In fall of 2019, Zoo-Atlanta was struggling to communicate it's conservation mission to millennials. With 50% of Atlanta's population between 18-44 years, millenials have tremendous potential to contribute.
Our goal was to convey Zoo's conservation efforts to millenials in a meaningful way and bring-in the much needed support.
I worked on this project as a UX Designer for a duration of 4 months along with 3 team members. This project was a collaboration engagement between Georgia Tech and Zoo-Atlanta and emphasized strong research.
Throughout the project, I was also involved in various research activities in conjunction with insight synthesis, ideation, design and evaluation.
The project concluded with final presentation to the client stakeholders.
The project started with research activites, followed by divergence phase where we sketched 3 ideas and got feedback from our peers. Following that, we converged strong points of each idea into one single design and concluded with evaluation of the interface.
Zoo’s website communicated conservation through wordy articles. Thus, failed to engage millennials.
We validated this from the website visits data. Majority visitors who were millenials, never visited the conservation section.
We visited Zoo-Atlanta to see how adults engaged with conservation messaging at the zoo.
We observed that nobody was reading the conservation signs. People were passing by the signs but only few stopped to take a glance.
We sent out open survey to understand awareness about zoo's conservation mission. It received 41 responses.
"I feel like there's nothing really "new" about going to a zoo. I also find that zoos tend to be catered more toward kids and families."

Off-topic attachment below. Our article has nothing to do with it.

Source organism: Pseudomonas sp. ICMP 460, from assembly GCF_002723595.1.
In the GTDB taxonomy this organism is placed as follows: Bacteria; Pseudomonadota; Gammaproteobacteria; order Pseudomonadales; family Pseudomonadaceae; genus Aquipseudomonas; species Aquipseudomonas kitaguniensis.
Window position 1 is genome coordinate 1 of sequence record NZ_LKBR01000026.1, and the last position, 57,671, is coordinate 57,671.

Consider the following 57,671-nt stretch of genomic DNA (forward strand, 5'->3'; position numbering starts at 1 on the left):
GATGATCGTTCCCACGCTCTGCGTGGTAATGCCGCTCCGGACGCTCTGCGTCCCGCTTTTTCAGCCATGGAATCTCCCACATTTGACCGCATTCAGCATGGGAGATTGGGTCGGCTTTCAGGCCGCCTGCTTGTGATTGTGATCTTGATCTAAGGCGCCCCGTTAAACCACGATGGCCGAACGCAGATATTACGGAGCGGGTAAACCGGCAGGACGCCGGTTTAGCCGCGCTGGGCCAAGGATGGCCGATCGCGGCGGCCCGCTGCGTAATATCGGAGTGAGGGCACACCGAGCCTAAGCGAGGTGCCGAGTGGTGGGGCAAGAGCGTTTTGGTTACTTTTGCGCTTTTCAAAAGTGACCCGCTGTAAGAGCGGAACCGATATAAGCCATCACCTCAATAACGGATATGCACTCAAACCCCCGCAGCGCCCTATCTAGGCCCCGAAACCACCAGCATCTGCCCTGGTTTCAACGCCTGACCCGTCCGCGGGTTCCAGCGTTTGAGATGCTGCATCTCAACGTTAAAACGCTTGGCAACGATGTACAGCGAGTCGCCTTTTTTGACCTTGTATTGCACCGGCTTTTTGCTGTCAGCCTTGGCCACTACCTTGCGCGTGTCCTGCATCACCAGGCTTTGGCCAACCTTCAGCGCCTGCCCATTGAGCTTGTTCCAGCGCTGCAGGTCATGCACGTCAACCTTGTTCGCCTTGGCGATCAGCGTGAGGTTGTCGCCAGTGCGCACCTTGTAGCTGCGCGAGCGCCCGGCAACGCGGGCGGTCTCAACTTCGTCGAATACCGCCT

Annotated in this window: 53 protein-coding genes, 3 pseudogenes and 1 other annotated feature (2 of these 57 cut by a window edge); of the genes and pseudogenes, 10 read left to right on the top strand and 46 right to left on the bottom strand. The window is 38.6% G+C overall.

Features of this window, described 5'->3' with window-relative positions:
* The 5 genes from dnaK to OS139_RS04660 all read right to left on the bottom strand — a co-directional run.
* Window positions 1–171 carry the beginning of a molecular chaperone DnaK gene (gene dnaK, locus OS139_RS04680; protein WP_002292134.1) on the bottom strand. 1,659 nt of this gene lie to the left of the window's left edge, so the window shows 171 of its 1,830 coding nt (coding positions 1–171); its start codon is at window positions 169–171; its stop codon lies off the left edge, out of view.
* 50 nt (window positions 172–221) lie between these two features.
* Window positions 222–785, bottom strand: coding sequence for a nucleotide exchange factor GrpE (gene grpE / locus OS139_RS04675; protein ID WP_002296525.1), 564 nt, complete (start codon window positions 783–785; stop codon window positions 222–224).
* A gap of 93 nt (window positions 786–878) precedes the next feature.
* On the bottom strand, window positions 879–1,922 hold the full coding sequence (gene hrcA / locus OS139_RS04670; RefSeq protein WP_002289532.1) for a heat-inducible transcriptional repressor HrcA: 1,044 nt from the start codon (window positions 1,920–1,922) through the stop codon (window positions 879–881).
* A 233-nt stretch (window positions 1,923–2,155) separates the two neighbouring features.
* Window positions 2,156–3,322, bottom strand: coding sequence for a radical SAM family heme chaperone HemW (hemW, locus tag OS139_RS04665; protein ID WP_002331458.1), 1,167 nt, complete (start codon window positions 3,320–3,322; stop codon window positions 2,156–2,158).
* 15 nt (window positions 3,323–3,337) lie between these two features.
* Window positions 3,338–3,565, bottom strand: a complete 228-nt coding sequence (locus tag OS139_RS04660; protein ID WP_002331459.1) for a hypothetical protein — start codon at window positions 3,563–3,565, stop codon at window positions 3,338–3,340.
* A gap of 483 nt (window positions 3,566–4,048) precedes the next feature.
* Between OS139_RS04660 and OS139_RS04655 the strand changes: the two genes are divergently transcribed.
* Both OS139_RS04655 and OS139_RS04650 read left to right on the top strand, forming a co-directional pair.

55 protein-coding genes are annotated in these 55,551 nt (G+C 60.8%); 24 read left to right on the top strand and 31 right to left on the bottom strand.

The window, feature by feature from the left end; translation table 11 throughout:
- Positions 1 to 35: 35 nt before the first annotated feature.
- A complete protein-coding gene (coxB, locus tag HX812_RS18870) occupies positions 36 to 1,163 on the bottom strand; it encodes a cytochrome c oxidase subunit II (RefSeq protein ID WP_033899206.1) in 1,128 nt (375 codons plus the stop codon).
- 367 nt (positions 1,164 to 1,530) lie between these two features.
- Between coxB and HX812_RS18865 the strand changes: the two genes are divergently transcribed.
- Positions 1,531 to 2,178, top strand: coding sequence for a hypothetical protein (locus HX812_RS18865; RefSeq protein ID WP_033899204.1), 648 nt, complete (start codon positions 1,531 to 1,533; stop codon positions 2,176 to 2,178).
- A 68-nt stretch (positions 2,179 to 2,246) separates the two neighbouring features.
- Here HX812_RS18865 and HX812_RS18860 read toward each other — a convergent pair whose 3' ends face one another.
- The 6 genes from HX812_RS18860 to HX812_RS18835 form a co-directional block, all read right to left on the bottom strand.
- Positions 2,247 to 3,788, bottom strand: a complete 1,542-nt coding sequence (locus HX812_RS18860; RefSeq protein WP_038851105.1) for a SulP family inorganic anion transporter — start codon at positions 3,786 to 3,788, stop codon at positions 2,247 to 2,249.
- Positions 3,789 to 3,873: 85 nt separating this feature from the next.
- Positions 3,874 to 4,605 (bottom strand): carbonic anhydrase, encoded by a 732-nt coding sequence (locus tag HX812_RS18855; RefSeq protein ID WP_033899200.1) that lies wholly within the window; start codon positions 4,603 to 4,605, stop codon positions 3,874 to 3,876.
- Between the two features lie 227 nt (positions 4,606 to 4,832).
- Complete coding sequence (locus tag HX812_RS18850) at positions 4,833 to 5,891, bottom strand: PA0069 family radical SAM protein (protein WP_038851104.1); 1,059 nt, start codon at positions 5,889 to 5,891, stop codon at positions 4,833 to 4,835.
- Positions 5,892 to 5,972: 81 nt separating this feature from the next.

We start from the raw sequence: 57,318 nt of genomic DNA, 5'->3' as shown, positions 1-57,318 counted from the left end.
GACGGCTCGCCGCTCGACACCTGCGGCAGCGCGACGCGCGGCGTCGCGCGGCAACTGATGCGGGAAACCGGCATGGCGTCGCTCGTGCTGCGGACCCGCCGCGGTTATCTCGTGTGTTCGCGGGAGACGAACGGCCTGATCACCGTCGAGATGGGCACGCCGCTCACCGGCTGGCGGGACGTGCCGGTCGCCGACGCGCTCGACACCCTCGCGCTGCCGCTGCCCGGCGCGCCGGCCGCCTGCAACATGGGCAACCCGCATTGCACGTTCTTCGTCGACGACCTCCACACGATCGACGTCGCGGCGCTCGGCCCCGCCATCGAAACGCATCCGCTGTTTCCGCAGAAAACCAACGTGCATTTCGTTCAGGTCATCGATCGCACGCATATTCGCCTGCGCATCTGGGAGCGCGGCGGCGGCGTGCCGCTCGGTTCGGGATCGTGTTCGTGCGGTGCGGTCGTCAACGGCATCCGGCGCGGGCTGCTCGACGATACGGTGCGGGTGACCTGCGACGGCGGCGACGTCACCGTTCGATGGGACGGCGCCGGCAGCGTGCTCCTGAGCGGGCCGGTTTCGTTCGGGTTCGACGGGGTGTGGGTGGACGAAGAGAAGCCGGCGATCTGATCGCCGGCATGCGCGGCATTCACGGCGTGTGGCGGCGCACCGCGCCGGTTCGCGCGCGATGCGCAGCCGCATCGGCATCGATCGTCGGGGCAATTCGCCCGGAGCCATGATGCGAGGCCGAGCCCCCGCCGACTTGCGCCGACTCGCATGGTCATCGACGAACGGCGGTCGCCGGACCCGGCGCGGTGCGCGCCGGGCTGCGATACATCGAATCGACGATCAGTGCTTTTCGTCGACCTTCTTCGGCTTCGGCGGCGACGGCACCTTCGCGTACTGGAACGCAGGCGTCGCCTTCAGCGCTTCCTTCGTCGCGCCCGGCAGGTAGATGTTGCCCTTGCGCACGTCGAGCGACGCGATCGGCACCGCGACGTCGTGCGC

People don’t consider zoo as a hangout place. We need to bring the information to them rather than expecting them to come to the zoo.
We conducted a zoo walkthrough with a bunch of Georgia Tech students.
How can we make conservation messaging a part of zoo experience? Animal lovers like to know more while at the zoo.
After the zoo visit we conducted focus group interviews to learn more.
People are interested to contribute, but they want to know how and where their money is utilized.
After research, we came up 3 distinct personas for our users.
Divergence and feedback
We came up 3 distinct ideas for the the design. We storyboarded scenarios to get feedback from our peers and stakeholders.
A smartphone because of it's ubiquitous availability was a useful technology to deliver tailored conservation information to the millenials.
- Our first approach, was to have an Pokemon Gó like AR experience where a person has to take an animal to it's exhibit. Once he reaches an exhibit, the animal cartoon will educate them about animals and conservation efforts by the zoo.
- Our second approach, was to have an animal adoption app where people can virtually adopt their favorite animal with a tap. They'll periodically receive information about animal's whereabouts and zoo's conservation efforts.
- Our third approach, was to provide a customizable guided map-based tour to visitors. And once they reach a milestone, they will get notification with information about the exhibit and zoo's conservation efforts.
Getting early feedback
Based on feedback from 5 peers, we found that in first and third approach, they felt like technology is overly hampering their zoo-viewing experience. But they liked certain elements, like the guided experience because zoo's can be large and confusing. We decided to retain the guided visit element from both the experiences.